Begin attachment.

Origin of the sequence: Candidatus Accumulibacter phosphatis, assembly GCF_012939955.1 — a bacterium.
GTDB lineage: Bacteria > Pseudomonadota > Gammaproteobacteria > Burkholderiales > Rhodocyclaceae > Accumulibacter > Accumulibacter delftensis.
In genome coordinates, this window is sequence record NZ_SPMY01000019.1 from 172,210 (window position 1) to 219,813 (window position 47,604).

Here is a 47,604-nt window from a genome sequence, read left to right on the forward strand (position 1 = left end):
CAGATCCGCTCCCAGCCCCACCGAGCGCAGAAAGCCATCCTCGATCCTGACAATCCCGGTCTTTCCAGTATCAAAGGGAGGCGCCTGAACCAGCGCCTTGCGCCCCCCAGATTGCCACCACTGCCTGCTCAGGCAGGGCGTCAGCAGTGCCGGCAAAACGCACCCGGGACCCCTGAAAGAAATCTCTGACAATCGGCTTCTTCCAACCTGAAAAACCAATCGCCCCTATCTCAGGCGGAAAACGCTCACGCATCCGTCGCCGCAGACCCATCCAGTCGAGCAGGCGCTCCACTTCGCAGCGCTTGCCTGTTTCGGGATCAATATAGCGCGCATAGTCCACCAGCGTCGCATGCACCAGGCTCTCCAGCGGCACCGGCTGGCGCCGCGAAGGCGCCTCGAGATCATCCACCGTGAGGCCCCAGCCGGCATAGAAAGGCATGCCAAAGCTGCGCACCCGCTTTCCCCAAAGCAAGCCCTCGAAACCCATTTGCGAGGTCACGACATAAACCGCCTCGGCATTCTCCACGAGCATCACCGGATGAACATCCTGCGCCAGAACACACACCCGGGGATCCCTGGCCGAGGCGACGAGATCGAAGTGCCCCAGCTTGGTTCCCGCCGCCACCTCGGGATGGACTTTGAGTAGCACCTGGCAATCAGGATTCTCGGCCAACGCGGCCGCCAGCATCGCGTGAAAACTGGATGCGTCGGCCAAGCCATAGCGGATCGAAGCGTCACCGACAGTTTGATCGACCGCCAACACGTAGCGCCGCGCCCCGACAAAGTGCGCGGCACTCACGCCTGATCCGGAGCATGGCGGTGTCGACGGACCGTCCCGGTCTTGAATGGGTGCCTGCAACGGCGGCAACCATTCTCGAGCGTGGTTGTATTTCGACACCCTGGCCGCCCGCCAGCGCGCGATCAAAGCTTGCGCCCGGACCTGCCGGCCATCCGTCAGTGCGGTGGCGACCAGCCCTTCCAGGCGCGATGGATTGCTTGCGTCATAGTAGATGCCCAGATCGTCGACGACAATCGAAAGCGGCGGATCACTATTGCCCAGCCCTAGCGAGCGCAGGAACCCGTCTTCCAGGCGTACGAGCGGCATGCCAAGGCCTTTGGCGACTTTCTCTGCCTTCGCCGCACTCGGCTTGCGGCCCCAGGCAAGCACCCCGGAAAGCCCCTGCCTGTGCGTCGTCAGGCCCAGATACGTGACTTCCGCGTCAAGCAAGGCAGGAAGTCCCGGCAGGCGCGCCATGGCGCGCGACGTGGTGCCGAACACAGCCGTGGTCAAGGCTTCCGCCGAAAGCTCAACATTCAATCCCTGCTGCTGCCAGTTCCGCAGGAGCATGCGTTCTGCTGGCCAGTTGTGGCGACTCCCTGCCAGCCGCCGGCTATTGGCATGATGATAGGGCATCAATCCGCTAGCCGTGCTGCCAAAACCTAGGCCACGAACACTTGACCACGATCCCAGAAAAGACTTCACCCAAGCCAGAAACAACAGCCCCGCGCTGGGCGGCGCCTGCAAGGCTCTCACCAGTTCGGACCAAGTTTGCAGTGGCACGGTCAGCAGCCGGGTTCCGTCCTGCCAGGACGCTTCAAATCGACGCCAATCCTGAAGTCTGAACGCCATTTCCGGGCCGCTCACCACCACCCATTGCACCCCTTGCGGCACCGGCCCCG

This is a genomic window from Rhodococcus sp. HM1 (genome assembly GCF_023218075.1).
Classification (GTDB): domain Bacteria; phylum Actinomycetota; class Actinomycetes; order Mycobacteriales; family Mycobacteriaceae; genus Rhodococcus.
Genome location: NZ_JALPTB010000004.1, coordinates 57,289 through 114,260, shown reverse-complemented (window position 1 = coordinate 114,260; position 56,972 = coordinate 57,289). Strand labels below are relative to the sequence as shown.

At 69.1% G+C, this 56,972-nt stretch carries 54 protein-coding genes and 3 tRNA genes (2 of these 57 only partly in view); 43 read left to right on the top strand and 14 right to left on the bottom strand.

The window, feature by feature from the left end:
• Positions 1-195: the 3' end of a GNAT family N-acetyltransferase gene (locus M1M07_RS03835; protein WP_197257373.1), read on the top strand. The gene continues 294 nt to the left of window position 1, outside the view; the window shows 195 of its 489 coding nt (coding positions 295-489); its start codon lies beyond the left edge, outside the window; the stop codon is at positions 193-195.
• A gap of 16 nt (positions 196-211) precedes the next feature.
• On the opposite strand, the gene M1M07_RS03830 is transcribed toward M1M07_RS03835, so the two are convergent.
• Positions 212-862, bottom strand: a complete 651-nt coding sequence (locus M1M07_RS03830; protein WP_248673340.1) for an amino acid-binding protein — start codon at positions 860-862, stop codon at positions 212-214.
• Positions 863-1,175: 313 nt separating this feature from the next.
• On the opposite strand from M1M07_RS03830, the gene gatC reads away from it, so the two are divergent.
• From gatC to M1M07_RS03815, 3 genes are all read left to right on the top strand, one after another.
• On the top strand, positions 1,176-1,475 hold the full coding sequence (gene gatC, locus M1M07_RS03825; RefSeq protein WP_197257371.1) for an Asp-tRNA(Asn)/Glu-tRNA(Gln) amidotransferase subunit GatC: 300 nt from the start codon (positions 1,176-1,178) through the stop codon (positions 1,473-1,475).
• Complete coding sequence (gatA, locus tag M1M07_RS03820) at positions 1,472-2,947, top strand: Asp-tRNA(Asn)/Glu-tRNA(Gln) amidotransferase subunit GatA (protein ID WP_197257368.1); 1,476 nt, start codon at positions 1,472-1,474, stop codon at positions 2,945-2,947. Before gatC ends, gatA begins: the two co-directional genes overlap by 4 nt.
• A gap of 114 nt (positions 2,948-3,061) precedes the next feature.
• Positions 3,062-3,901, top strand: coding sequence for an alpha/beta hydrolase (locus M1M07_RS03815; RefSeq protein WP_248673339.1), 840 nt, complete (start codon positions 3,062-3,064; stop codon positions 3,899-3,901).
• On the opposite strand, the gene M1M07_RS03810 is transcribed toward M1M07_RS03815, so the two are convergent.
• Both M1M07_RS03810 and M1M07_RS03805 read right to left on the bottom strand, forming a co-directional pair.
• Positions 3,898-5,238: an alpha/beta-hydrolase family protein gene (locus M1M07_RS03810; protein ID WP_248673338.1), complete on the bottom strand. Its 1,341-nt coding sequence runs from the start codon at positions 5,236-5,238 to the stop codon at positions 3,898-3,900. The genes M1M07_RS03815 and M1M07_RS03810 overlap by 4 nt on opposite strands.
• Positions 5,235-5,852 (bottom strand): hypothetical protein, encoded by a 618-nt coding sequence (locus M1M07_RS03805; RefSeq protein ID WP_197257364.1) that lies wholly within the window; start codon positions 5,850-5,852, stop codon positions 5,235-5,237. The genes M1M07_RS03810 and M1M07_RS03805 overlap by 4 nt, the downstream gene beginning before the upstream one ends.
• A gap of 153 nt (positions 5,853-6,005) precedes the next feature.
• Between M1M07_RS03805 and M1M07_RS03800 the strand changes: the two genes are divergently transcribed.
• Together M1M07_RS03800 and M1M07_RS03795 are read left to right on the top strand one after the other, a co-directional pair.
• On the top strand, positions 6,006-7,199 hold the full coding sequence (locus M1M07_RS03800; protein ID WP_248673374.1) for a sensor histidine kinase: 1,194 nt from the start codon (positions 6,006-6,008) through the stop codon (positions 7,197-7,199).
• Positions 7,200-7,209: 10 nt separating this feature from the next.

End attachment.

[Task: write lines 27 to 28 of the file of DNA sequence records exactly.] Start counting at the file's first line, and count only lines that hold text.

• Between M1M07_RS03805 and M1M07_RS03800 the strand changes: the two genes are divergently transcribed.
• Together M1M07_RS03800 and M1M07_RS03795 are read left to right on the top strand one after the other, a co-directional pair.